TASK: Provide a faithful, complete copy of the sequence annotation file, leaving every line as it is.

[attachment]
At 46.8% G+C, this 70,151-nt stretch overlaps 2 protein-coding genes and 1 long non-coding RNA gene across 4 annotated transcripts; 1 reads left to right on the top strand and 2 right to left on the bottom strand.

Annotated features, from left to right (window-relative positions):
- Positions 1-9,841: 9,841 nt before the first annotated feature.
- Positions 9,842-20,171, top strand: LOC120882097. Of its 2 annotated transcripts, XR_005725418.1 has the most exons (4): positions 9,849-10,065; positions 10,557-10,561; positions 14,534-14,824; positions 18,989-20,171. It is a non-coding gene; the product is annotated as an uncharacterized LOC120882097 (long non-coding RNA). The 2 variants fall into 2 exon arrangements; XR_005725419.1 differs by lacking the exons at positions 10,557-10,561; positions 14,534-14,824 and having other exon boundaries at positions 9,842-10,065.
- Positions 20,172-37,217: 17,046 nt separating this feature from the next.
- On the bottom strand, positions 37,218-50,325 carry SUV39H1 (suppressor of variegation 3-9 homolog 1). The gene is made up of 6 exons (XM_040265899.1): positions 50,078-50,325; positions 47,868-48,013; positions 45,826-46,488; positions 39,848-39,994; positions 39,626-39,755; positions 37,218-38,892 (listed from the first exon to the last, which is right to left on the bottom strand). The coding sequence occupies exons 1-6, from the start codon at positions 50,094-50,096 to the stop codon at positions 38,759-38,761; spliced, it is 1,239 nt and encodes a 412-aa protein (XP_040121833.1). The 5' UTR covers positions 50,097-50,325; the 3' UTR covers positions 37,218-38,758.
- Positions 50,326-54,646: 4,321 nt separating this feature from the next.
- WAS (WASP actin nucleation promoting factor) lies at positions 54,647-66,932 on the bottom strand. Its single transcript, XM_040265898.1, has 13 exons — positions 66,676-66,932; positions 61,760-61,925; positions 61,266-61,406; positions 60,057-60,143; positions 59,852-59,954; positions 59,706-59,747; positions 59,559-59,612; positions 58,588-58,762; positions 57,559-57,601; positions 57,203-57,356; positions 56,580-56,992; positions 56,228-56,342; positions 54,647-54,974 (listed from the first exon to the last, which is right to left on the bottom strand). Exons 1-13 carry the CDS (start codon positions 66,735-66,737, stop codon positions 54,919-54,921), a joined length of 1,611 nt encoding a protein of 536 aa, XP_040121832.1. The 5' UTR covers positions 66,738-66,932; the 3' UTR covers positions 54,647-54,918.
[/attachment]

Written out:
At 46.8% G+C, this 70,151-nt stretch overlaps 2 protein-coding genes and 1 long non-coding RNA gene across 4 annotated transcripts; 1 reads left to right on the top strand and 2 right to left on the bottom strand.

Annotated features, from left to right (window-relative positions):
- Positions 1-9,841: 9,841 nt before the first annotated feature.
- Positions 9,842-20,171, top strand: LOC120882097. Of its 2 annotated transcripts, XR_005725418.1 has the most exons (4): positions 9,849-10,065; positions 10,557-10,561; positions 14,534-14,824; positions 18,989-20,171. It is a non-coding gene; the product is annotated as an uncharacterized LOC120882097 (long non-coding RNA). The 2 variants fall into 2 exon arrangements; XR_005725419.1 differs by lacking the exons at positions 10,557-10,561; positions 14,534-14,824 and having other exon boundaries at positions 9,842-10,065.
- Positions 20,172-37,217: 17,046 nt separating this feature from the next.
- On the bottom strand, positions 37,218-50,325 carry SUV39H1 (suppressor of variegation 3-9 homolog 1). The gene is made up of 6 exons (XM_040265899.1): positions 50,078-50,325; positions 47,868-48,013; positions 45,826-46,488; positions 39,848-39,994; positions 39,626-39,755; positions 37,218-38,892 (listed from the first exon to the last, which is right to left on the bottom strand). The coding sequence occupies exons 1-6, from the start codon at positions 50,094-50,096 to the stop codon at positions 38,759-38,761; spliced, it is 1,239 nt and encodes a 412-aa protein (XP_040121833.1). The 5' UTR covers positions 50,097-50,325; the 3' UTR covers positions 37,218-38,758.
- Positions 50,326-54,646: 4,321 nt separating this feature from the next.
- WAS (WASP actin nucleation promoting factor) lies at positions 54,647-66,932 on the bottom strand. Its single transcript, XM_040265898.1, has 13 exons — positions 66,676-66,932; positions 61,760-61,925; positions 61,266-61,406; positions 60,057-60,143; positions 59,852-59,954; positions 59,706-59,747; positions 59,559-59,612; positions 58,588-58,762; positions 57,559-57,601; positions 57,203-57,356; positions 56,580-56,992; positions 56,228-56,342; positions 54,647-54,974 (listed from the first exon to the last, which is right to left on the bottom strand). Exons 1-13 carry the CDS (start codon positions 66,735-66,737, stop codon positions 54,919-54,921), a joined length of 1,611 nt encoding a protein of 536 aa, XP_040121832.1. The 5' UTR covers positions 66,738-66,932; the 3' UTR covers positions 54,647-54,918.